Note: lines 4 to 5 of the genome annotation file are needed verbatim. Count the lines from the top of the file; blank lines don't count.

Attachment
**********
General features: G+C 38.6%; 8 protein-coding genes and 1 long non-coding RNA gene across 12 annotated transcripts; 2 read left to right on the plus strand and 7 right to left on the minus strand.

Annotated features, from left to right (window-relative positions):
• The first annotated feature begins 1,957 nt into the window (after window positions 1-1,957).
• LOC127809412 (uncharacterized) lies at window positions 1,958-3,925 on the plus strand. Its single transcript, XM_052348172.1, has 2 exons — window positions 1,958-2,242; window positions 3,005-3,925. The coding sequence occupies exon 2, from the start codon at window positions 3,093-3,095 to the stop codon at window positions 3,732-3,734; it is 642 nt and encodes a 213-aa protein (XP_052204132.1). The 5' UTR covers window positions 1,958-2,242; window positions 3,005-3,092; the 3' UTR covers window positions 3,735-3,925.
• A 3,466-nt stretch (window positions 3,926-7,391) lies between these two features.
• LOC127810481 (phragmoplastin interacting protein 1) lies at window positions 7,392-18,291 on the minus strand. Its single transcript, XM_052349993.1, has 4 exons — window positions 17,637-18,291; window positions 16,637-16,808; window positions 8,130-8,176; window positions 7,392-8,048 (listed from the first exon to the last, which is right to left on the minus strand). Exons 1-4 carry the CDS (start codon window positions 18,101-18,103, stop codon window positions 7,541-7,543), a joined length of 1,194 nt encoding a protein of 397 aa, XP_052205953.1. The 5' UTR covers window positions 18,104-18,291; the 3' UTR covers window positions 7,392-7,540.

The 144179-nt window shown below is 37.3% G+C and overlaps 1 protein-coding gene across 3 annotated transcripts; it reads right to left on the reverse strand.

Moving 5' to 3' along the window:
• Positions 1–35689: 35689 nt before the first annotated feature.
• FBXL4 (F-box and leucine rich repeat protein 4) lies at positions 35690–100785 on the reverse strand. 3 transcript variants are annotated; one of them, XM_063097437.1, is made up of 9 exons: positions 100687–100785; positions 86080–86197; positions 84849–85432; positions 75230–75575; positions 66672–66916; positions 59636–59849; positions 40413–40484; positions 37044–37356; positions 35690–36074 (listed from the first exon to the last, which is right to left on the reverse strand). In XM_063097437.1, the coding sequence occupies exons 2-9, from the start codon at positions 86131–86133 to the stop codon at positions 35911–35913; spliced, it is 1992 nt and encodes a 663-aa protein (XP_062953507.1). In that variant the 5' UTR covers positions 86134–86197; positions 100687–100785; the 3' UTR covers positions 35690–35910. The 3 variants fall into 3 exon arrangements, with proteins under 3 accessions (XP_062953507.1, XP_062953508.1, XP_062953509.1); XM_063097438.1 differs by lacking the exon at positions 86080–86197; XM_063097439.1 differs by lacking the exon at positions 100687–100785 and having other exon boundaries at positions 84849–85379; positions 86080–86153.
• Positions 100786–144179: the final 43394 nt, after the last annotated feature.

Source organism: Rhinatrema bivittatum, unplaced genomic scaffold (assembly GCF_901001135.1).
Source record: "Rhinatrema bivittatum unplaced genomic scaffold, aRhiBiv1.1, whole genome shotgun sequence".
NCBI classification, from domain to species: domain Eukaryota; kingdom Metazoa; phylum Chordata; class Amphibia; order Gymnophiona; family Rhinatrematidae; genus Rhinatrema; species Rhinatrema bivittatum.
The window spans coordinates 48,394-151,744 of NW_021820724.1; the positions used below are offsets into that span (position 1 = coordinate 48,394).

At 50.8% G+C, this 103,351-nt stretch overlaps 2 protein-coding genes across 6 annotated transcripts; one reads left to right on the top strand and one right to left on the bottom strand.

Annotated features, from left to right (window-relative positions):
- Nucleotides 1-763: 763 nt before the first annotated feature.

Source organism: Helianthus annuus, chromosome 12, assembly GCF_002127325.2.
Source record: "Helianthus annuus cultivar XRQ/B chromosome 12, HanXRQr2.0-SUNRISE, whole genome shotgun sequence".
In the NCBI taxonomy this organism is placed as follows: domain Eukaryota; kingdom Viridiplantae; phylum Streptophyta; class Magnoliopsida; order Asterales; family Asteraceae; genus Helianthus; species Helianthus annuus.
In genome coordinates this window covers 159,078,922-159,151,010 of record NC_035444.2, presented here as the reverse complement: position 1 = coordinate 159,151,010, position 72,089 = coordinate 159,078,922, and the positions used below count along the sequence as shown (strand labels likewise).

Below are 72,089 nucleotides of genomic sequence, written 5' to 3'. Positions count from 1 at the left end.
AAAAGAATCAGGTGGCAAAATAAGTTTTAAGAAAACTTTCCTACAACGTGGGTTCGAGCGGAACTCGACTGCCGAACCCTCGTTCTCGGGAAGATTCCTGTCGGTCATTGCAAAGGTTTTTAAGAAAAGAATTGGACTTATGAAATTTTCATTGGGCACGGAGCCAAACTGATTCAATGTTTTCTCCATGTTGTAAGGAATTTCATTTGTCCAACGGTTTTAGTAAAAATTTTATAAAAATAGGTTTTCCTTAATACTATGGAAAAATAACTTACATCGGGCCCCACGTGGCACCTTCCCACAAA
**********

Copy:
• LOC127809412 (uncharacterized) lies at window positions 1,958-3,925 on the plus strand. Its single transcript, XM_052348172.1, has 2 exons — window positions 1,958-2,242; window positions 3,005-3,925. The coding sequence occupies exon 2, from the start codon at window positions 3,093-3,095 to the stop codon at window positions 3,732-3,734; it is 642 nt and encodes a 213-aa protein (XP_052204132.1). The 5' UTR covers window positions 1,958-2,242; window positions 3,005-3,092; the 3' UTR covers window positions 3,735-3,925.
• A 3,466-nt stretch (window positions 3,926-7,391) lies between these two features.